70s Rewind: INSERTS, Place an X Over Its Heart
Richard Dreyfuss once starred in an X-rated film. Let that sink in for a moment.
Placing that into proper context reminds us that the 1970s were a very different time. The MPAA film rating system became effective in the U.S. on November 1, 1968. Six months later, John Schlesinger's Midnight Cowboy received an X-rating, and less than a year later, became the first (and only) X-rated film to win the Academy Award as Best Picture.
Russ Meyer's Beyond the Valley of the Dolls earned the X-rating for its release in June 1970, Stanley Kubrick's A Clockwork Orange received it upon its original release in the U.S. in February 1972, Ralph Bakshi's animated Fritz the Cat was tagged with an X in April 1972, and Bernardo Bertolucci's Last Tango in Paris met the X when it was released in the U.S. in February 1973.
They were hardly the only movies to receive an X-rating; some 13 movies received an X in 1969, 22 titles in 1970, and 34 movies in 1971. Only nine titles received that designation in 1972, but the following year saw the success of the X-rated Deep Throat and The Devil in Miss Jones, which further shifted the rating away from more serious adult fare toward more explicit sexual entertainment.
Reportedly, Inserts was produced sometime in 1974, though it did not open in U.S. theaters until February 13, 1976. By that time, the idea of an serious, X-rated, mainstream picture featuring a Hollywood star made it an anomaly, yet not one that made it many fans. Truth be told, Inserts is very unpleasant to watch through its first half because of its X-rated content, most specifically because the rating was undoubtedly incurred during a rape scene.
Even before it reaches that point, though, the movie is not terribly inviting. It's set in 1930 and takes place entirely in a somewhat decrepit Hollywood mansion owned by a filmmaker nicknamed 'Boy Wonder' (Dreyfuss). As the story begins, an actress named Harlene (Veronica Cartwright) bustles inside and undresses.
The two have a cozy relationship, but Harlene is primarily interested in doing drugs. She's also arrived to shoot a sexually-explicit "insert" scene, to be directed by Boy Wonder. He was supposedly an early master in the silent film era who has now fallen on hard times because of his alcoholism, and is reduced to shooting inserts on a makeshift set in his living room.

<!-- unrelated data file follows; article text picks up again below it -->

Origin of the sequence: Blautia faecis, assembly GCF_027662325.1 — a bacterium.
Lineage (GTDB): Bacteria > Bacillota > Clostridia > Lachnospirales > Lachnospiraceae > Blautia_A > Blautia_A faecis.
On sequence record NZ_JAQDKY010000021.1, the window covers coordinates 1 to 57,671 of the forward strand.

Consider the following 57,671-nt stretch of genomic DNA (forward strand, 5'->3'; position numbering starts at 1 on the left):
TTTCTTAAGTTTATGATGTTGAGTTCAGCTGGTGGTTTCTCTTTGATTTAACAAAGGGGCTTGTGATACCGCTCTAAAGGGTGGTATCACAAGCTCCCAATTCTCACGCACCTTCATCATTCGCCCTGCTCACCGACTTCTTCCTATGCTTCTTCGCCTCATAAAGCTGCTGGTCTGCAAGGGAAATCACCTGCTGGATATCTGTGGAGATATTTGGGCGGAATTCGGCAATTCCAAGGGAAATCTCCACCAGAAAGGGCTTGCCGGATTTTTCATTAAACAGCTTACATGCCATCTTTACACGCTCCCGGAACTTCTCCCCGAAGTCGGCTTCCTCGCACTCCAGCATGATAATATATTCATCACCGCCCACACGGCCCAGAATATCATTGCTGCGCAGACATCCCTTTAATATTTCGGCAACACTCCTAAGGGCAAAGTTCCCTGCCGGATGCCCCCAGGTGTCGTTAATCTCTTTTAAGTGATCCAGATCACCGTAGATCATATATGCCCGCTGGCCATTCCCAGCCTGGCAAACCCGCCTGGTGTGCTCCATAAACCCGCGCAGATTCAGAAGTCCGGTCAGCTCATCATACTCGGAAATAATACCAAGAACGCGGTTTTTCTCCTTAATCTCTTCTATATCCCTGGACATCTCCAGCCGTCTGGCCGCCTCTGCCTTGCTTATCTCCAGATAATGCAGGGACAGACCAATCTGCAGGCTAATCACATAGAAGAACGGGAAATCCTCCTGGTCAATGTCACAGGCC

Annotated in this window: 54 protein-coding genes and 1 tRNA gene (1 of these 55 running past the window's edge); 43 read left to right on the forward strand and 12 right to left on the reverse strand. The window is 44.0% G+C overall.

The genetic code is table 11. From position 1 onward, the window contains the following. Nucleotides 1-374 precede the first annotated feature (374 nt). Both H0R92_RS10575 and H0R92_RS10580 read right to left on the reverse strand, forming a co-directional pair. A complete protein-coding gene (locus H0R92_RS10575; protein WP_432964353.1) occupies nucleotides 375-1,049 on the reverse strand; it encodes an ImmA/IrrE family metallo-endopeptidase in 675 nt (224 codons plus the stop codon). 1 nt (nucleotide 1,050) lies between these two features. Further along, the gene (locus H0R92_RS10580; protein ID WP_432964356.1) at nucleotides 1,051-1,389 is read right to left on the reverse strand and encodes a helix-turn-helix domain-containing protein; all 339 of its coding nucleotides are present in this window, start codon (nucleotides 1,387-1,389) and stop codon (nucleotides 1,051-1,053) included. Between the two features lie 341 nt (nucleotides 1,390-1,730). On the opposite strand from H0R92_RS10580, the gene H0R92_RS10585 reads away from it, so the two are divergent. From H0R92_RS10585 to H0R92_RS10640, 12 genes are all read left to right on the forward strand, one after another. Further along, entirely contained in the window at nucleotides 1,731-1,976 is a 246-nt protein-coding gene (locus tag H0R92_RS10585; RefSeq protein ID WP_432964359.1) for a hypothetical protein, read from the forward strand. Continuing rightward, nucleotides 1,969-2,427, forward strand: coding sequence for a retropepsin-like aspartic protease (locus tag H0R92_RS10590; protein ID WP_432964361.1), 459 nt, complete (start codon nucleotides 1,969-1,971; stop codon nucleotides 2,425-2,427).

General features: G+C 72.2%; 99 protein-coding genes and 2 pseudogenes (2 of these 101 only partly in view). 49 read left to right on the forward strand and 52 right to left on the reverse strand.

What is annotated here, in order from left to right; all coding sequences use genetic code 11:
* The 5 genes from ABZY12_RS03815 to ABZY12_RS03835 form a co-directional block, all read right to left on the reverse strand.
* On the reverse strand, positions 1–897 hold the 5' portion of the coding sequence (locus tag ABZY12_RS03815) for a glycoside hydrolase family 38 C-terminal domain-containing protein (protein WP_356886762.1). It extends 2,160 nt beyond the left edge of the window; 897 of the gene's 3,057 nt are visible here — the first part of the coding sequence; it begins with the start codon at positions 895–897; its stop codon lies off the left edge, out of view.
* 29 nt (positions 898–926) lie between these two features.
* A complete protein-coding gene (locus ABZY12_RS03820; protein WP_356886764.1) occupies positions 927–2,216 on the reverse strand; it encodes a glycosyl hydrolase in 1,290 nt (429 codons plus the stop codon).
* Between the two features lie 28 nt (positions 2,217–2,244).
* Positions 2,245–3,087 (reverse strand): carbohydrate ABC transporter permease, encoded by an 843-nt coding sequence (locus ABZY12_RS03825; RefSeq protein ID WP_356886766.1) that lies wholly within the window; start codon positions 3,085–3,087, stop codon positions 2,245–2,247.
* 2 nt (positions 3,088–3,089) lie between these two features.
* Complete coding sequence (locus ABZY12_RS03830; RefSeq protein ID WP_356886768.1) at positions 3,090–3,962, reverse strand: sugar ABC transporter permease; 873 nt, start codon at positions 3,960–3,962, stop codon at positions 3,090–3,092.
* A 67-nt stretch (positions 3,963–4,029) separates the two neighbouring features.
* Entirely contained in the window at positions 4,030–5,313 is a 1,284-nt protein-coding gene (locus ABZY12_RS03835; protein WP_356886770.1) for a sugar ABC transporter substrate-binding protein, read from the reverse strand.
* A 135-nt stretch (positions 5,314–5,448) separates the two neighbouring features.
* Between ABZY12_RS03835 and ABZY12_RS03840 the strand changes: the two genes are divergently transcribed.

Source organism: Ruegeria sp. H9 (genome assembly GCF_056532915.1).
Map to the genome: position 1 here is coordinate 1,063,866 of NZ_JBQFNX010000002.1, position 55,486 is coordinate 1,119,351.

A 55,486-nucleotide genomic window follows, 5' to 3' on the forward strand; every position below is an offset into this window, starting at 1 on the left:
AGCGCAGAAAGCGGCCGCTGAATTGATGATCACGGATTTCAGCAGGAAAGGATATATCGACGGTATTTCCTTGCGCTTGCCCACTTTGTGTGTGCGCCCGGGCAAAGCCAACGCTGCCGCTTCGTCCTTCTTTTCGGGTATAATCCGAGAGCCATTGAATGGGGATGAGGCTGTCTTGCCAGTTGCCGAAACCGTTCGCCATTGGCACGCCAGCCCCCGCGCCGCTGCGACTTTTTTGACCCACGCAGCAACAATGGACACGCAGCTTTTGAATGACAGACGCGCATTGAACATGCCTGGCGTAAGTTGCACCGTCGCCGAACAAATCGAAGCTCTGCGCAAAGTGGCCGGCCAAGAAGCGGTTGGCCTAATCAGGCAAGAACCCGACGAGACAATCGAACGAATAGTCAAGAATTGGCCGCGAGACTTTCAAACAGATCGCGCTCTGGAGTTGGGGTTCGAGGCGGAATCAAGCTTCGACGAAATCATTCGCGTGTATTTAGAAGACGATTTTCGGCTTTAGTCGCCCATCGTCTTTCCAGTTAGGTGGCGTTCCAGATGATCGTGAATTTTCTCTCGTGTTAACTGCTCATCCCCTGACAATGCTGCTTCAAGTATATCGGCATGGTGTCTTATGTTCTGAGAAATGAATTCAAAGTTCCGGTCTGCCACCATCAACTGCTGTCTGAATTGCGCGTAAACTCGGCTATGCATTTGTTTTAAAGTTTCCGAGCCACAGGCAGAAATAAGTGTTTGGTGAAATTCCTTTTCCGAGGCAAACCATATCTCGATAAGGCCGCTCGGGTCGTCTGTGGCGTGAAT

Boy Wonder and Harlene are soon joined by a young actor called, dismissively, 'Rex, the Wonder Dog' (Stephen Davies). He is annoying and ambitious, which makes for very unpleasant company when combined with Harlene, who affects a sing-song, high-pitched voice, and Boy Wonder, who evinces an incredibly mannered personality that soars and swoops into flamboyant artificiality.
This sour tossed salad achieves fever pitch in the rape scene, which is rather disgusting to behold, even after it's over and Boy Wonder and Harlene express their joy at 'getting the shot.' Then, in walks Big Mac (Bob Hoskins) and his might-be fiancee Cathy Cake (Jessica Harper) and things change.
Big Mac is financing Boy Wonder's work and wants to check on the progress. Initially hanging on his arm, aspiring actress Cathy Cake says she 'wants to see everything.' The temperature in the room rises after their entrance.
Make no mistake, Inserts doesn't become kinder and gentler. If anything, it's even more ruthless after Big Mac and, especially, Cathy Cake show up. While Big Mac is a rat-a-tat Hollywood type, Cathy Cake is something altogether different, a woman who tries out her own powers on Boy Wonder, once Big Mac, Rex and Harlene depart the scene.
It's a marvelous performance by Harper, who was just at the beginning of her film career.